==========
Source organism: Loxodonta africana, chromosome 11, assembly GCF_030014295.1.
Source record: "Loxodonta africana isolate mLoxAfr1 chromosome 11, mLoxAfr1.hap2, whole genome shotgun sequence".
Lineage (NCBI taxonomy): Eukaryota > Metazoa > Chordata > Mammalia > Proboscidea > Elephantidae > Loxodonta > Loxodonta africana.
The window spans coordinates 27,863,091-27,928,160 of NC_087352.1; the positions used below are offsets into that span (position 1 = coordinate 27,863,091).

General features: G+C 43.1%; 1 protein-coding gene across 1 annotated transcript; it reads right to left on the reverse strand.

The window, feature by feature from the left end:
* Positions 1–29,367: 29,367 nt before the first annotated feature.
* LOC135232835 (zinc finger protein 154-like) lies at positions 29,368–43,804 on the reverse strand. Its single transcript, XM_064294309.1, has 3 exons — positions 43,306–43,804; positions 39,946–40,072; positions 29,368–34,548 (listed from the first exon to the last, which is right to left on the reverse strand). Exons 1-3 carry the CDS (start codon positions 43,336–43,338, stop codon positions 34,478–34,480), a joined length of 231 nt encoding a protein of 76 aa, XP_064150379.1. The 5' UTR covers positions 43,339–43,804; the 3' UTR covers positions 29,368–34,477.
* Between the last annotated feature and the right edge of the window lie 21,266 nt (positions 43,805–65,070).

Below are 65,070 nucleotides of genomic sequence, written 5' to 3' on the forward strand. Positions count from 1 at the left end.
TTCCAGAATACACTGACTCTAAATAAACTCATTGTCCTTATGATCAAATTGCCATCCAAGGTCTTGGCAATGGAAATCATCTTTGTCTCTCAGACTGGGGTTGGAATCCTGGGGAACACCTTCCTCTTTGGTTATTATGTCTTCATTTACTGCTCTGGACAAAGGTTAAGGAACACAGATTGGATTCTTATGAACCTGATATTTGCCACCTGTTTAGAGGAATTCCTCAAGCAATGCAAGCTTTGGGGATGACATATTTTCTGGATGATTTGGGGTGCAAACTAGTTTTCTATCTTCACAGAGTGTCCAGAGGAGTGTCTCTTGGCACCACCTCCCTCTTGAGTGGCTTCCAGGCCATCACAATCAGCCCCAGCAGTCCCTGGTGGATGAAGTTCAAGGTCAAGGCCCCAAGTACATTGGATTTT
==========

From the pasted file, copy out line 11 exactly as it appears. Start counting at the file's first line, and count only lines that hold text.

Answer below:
TTCCAGAATACACTGACTCTAAATAAACTCATTGTCCTTATGATCAAATTGCCATCCAAGGTCTTGGCAATGGAAATCATCTTTGTCTCTCAGACTGGGGTTGGAATCCTGGGGAACACCTTCCTCTTTGGTTATTATGTCTTCATTTACTGCTCTGGACAAAGGTTAAGGAACACAGATTGGATTCTTATGAACCTGATATTTGCCACCTGTTTAGAGGAATTCCTCAAGCAATGCAAGCTTTGGGGATGACATATTTTCTGGATGATTTGGGGTGCAAACTAGTTTTCTATCTTCACAGAGTGTCCAGAGGAGTGTCTCTTGGCACCACCTCCCTCTTGAGTGGCTTCCAGGCCATCACAATCAGCCCCAGCAGTCCCTGGTGGATGAAGTTCAAGGTCAAGGCCCCAAGTACATTGGATTTT